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  • Writer's pictureNat Shere

The "We Take Your Security Seriously" Myth

According to reports since our last post, the U.S. State Department suffered a data breach. For obvious reasons, the department is keeping details close to the chest. However, they released a statement on it:

“The department takes seriously its responsibility to safeguard its information and continuously takes steps to ensure information is protected.”

At the same time, however, a security report from a joint Committee on Homeland Security gave the State Department the lowest grade available for their compliance with Federal cybersecurity standards. Among the report’s findings for the State Department were:

  • The State Department could not justify why 60% of the employees sampled by the Committee had access to the agency’s classified network.

  • The State Department had thousands of active accounts for employees who had left the agency.

  • 26% (128 out of 487) of systems on the Department’s network did not require authentication to access. This issue was also identified by the Inspector General in 2015.

  • The Department did not have a software lifecycle management process to expire software that is no longer supported by the relevant vendor.

  • Vulnerability scans on the network revealed 450 critical risk and 736 high risk vulnerabilities.

This isn’t the first time that an organization has used the phrase “We take your security seriously” either. As far back as 2015, Troy Hunt documented numerous usages of the same phrase on his blog, where companies such as Plex, Anthem, Adult Friend Finder, Gaana, Samsung, eBay, the FBI, and Westnet used it in a statement following a data breach. Troy subsequently updated it with a new post in 2020 with more examples of the same statement. In fact, statements like this have become almost a running joke in the security community.

What’s the problem?

The main problem is that the statement often appears hypocritical. For the State Department, the published security report seems to contradict their statement directly. For other companies, follow up analysis and research showed that the companies were not following security best practices at the time of the breach, such as by keeping plaintext credentials in their user database, not patching systems, or using default passwords. Alternatively, the resulting remediation from the breach tends to focus on reputation management than any meaningful security improvements.

What’s the alternative?

After a breach, the best path is honesty and transparency.

Frank Blake was the CEO of Home Depot during their breach of 2014. In a statement to the Wall Street Journal after the attack, Frank said, “If we rewind the tape, our security systems could have been better. Data security just wasn’t high enough in our mission statement.”

Before a breach, the best path is to learn from Frank Blake’s mistake and prioritize security earlier. In other words, actually prioritize security instead of simply saying that you prioritize security.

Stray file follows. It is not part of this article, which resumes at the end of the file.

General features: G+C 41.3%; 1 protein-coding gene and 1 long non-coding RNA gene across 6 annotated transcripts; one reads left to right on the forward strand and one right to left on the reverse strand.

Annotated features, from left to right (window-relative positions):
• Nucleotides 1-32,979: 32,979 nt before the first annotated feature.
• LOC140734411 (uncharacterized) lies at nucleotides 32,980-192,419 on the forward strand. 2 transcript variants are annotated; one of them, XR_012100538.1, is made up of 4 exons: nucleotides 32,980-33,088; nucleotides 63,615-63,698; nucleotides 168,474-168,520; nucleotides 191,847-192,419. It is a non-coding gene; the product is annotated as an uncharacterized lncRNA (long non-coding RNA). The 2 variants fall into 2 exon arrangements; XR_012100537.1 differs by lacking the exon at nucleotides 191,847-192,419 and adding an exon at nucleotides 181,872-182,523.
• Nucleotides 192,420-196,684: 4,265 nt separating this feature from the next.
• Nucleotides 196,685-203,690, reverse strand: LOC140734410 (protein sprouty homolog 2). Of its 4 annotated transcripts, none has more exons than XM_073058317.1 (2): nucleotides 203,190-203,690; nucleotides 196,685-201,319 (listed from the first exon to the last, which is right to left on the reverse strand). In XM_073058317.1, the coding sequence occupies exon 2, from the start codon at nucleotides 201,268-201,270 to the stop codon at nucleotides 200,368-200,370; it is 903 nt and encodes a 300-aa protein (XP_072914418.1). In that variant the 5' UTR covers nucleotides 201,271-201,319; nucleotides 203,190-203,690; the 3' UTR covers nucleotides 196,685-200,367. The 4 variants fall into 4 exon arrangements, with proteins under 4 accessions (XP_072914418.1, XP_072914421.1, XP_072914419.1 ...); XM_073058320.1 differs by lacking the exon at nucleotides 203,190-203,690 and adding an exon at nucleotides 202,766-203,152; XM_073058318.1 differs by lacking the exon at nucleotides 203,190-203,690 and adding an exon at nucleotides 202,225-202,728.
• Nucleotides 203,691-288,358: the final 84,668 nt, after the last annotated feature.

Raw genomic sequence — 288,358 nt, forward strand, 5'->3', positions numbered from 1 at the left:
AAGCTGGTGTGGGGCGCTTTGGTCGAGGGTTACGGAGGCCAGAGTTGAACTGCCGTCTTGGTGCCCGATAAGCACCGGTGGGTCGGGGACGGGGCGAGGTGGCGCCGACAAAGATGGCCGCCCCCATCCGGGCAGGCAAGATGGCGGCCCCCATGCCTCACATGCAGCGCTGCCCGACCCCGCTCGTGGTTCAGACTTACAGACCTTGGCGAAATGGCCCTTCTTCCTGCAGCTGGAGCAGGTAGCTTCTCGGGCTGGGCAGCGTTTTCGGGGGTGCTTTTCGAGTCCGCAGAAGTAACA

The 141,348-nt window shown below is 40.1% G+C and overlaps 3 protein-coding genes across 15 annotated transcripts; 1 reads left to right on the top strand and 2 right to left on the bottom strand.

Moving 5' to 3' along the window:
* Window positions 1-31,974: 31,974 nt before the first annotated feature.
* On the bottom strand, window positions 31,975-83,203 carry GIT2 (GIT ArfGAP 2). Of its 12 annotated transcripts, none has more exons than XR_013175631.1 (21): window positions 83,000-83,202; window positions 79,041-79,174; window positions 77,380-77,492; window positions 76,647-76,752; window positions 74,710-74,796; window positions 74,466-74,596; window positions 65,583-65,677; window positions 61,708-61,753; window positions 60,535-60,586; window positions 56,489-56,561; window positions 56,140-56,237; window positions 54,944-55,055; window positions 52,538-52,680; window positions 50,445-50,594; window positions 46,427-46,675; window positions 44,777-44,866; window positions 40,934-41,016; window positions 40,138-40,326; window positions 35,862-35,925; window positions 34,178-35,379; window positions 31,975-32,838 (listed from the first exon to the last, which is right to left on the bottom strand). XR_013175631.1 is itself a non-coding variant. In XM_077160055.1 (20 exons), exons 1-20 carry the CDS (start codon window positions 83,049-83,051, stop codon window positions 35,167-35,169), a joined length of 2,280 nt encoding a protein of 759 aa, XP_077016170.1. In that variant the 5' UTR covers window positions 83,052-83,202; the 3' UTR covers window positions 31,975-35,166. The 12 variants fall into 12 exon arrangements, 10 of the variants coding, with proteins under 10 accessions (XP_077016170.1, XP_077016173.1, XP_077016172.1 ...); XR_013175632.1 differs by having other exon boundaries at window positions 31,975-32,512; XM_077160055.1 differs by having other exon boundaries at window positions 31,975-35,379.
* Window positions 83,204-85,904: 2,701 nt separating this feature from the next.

Not sure where to start? Let us know how we can help!

Security News

  • T-Mobile is once again in the news for the wrong reasons as the mobile carrier announced that it has once again suffered a data breach. This time, around 8 million current customers and 40 million former customers’ data was affected, including names, dates of birth, license information, and social security numbers. The company was quick to add that password and PIN details were not affected.

  • Ransomware has struck a healthcare provider once more, as numerous hospitals and clinics in Ohio and West Virginia were forced to cancel non-essential surgeries and divert ambulances after a breach. According to Brett Callow at Emsisoft, ransomware and data breaches have disrupted healthcare at roughly 963 healthcare providers locations so far this year, as opposed to just 560 sites in all of 2020.

  • A misconfigured website at Ford gave security researchers access to treasure troves of internal data, such as customer PII, employee records, ticketing systems, and database tables. Moreover, the relevant issue was reported to Ford back in February 2021, who, according to the researchers, became unresponsive when the topic of public disclosure came up. The issue has only now come to the public’s attention because the time window for “forced disclosure” expired according to HackerOne’s policies. According to current reports, there isn’t any evidence that the issue was exploited by any malicious actors, raising questions about Ford’s disclosure responsibilities in this case.

  • Security researchers reported at DefCon that they found “a tractorload of vulnerabilities'' at big agriculture companies John Deere and Case New Holland. According to the presentation, researchers captured full control over the companies’ internal systems saying, “we could literally do whatever the heck we wanted with anything we wanted”. John Deere released a statement after the presentation repudiating most of these claims.

  • Cloudflare reports that they fought back against the largest Denial of Service attack ever to date. The attack peaked at 17.2 million HTTP requests per second, which is almost 3 times larger than the previously largest similar attack.

  • Google has published its fourth urgent upgrade in just two months, as seven High risk security threats were discovered in the Chrome browser, affecting all operating systems. Chrome users are encouraged to ensure their browser is up to date with the latest release.

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